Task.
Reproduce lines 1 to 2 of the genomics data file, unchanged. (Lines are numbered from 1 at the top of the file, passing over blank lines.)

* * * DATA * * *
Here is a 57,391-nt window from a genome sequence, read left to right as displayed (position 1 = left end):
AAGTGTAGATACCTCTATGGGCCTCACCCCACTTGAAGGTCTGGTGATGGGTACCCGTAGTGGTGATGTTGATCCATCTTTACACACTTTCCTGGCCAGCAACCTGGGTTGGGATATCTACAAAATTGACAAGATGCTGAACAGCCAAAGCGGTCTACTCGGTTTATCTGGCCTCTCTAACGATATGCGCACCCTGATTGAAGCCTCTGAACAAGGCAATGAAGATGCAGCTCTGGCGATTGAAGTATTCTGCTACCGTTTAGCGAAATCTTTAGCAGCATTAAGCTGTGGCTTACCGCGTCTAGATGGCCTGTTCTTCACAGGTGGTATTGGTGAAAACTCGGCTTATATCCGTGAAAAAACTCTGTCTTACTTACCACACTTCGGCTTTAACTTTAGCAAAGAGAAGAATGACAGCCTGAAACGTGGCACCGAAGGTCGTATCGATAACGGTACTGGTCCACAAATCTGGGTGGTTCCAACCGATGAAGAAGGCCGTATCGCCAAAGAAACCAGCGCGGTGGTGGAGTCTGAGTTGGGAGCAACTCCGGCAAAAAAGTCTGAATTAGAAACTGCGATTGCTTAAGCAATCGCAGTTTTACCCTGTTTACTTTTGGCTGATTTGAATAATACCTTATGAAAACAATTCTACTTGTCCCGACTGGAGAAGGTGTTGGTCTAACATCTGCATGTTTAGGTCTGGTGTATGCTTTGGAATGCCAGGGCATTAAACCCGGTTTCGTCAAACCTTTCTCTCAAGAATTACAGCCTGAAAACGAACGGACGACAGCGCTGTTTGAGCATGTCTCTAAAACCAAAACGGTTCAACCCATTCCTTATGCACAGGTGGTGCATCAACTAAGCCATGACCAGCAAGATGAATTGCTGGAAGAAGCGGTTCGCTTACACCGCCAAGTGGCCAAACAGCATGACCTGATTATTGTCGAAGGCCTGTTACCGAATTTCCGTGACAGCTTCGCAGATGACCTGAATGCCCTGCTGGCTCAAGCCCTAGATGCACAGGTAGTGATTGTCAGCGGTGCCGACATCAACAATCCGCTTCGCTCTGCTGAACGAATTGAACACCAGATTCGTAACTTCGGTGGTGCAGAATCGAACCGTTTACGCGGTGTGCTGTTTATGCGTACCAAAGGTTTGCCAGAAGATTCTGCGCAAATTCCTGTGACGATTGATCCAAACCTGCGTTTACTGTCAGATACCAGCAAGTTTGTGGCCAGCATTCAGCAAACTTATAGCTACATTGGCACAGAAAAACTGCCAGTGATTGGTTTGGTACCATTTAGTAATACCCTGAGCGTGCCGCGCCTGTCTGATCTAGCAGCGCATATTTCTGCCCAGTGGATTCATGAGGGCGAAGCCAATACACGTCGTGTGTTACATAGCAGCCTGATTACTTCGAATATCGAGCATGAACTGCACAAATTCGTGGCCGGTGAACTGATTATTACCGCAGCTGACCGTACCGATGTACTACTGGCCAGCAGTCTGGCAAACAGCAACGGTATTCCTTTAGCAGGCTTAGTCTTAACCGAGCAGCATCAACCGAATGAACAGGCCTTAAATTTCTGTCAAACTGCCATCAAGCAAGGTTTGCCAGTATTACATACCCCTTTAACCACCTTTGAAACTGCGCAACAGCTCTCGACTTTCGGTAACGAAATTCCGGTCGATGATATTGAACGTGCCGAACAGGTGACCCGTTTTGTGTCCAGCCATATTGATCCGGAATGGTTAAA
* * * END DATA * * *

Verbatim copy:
Here is a 57,391-nt window from a genome sequence, read left to right as displayed (position 1 = left end):
AAGTGTAGATACCTCTATGGGCCTCACCCCACTTGAAGGTCTGGTGATGGGTACCCGTAGTGGTGATGTTGATCCATCTTTACACACTTTCCTGGCCAGCAACCTGGGTTGGGATATCTACAAAATTGACAAGATGCTGAACAGCCAAAGCGGTCTACTCGGTTTATCTGGCCTCTCTAACGATATGCGCACCCTGATTGAAGCCTCTGAACAAGGCAATGAAGATGCAGCTCTGGCGATTGAAGTATTCTGCTACCGTTTAGCGAAATCTTTAGCAGCATTAAGCTGTGGCTTACCGCGTCTAGATGGCCTGTTCTTCACAGGTGGTATTGGTGAAAACTCGGCTTATATCCGTGAAAAAACTCTGTCTTACTTACCACACTTCGGCTTTAACTTTAGCAAAGAGAAGAATGACAGCCTGAAACGTGGCACCGAAGGTCGTATCGATAACGGTACTGGTCCACAAATCTGGGTGGTTCCAACCGATGAAGAAGGCCGTATCGCCAAAGAAACCAGCGCGGTGGTGGAGTCTGAGTTGGGAGCAACTCCGGCAAAAAAGTCTGAATTAGAAACTGCGATTGCTTAAGCAATCGCAGTTTTACCCTGTTTACTTTTGGCTGATTTGAATAATACCTTATGAAAACAATTCTACTTGTCCCGACTGGAGAAGGTGTTGGTCTAACATCTGCATGTTTAGGTCTGGTGTATGCTTTGGAATGCCAGGGCATTAAACCCGGTTTCGTCAAACCTTTCTCTCAAGAATTACAGCCTGAAAACGAACGGACGACAGCGCTGTTTGAGCATGTCTCTAAAACCAAAACGGTTCAACCCATTCCTTATGCACAGGTGGTGCATCAACTAAGCCATGACCAGCAAGATGAATTGCTGGAAGAAGCGGTTCGCTTACACCGCCAAGTGGCCAAACAGCATGACCTGATTATTGTCGAAGGCCTGTTACCGAATTTCCGTGACAGCTTCGCAGATGACCTGAATGCCCTGCTGGCTCAAGCCCTAGATGCACAGGTAGTGATTGTCAGCGGTGCCGACATCAACAATCCGCTTCGCTCTGCTGAACGAATTGAACACCAGATTCGTAACTTCGGTGGTGCAGAATCGAACCGTTTACGCGGTGTGCTGTTTATGCGTACCAAAGGTTTGCCAGAAGATTCTGCGCAAATTCCTGTGACGATTGATCCAAACCTGCGTTTACTGTCAGATACCAGCAAGTTTGTGGCCAGCATTCAGCAAACTTATAGCTACATTGGCACAGAAAAACTGCCAGTGATTGGTTTGGTACCATTTAGTAATACCCTGAGCGTGCCGCGCCTGTCTGATCTAGCAGCGCATATTTCTGCCCAGTGGATTCATGAGGGCGAAGCCAATACACGTCGTGTGTTACATAGCAGCCTGATTACTTCGAATATCGAGCATGAACTGCACAAATTCGTGGCCGGTGAACTGATTATTACCGCAGCTGACCGTACCGATGTACTACTGGCCAGCAGTCTGGCAAACAGCAACGGTATTCCTTTAGCAGGCTTAGTCTTAACCGAGCAGCATCAACCGAATGAACAGGCCTTAAATTTCTGTCAAACTGCCATCAAGCAAGGTTTGCCAGTATTACATACCCCTTTAACCACCTTTGAAACTGCGCAACAGCTCTCGACTTTCGGTAACGAAATTCCGGTCGATGATATTGAACGTGCCGAACAGGTGACCCGTTTTGTGTCCAGCCATATTGATCCGGAATGGTTAAA